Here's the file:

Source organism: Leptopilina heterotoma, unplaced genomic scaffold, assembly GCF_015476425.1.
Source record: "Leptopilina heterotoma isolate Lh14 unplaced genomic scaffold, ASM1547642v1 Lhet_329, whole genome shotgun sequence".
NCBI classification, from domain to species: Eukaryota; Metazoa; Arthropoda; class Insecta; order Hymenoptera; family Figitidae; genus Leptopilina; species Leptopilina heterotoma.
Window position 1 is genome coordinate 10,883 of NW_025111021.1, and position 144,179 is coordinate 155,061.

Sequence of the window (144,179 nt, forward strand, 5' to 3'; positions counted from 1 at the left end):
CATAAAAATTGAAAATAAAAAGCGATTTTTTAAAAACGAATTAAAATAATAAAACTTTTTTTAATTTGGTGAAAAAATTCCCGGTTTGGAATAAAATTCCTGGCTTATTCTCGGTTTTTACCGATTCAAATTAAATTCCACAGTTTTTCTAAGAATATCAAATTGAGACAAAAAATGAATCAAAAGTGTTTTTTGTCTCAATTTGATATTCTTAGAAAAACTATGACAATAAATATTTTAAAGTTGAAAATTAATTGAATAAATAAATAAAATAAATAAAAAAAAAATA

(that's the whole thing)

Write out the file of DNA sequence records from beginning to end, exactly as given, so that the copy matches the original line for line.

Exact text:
Source organism: Leptopilina heterotoma, unplaced genomic scaffold, assembly GCF_015476425.1.
Source record: "Leptopilina heterotoma isolate Lh14 unplaced genomic scaffold, ASM1547642v1 Lhet_329, whole genome shotgun sequence".
NCBI classification, from domain to species: Eukaryota; Metazoa; Arthropoda; class Insecta; order Hymenoptera; family Figitidae; genus Leptopilina; species Leptopilina heterotoma.
Window position 1 is genome coordinate 10,883 of NW_025111021.1, and position 144,179 is coordinate 155,061.

Sequence of the window (144,179 nt, forward strand, 5' to 3'; positions counted from 1 at the left end):
CATAAAAATTGAAAATAAAAAGCGATTTTTTAAAAACGAATTAAAATAATAAAACTTTTTTTAATTTGGTGAAAAAATTCCCGGTTTGGAATAAAATTCCTGGCTTATTCTCGGTTTTTACCGATTCAAATTAAATTCCACAGTTTTTCTAAGAATATCAAATTGAGACAAAAAATGAATCAAAAGTGTTTTTTGTCTCAATTTGATATTCTTAGAAAAACTATGACAATAAATATTTTAAAGTTGAAAATTAATTGAATAAATAAATAAAATAAATAAAAAAAAAATA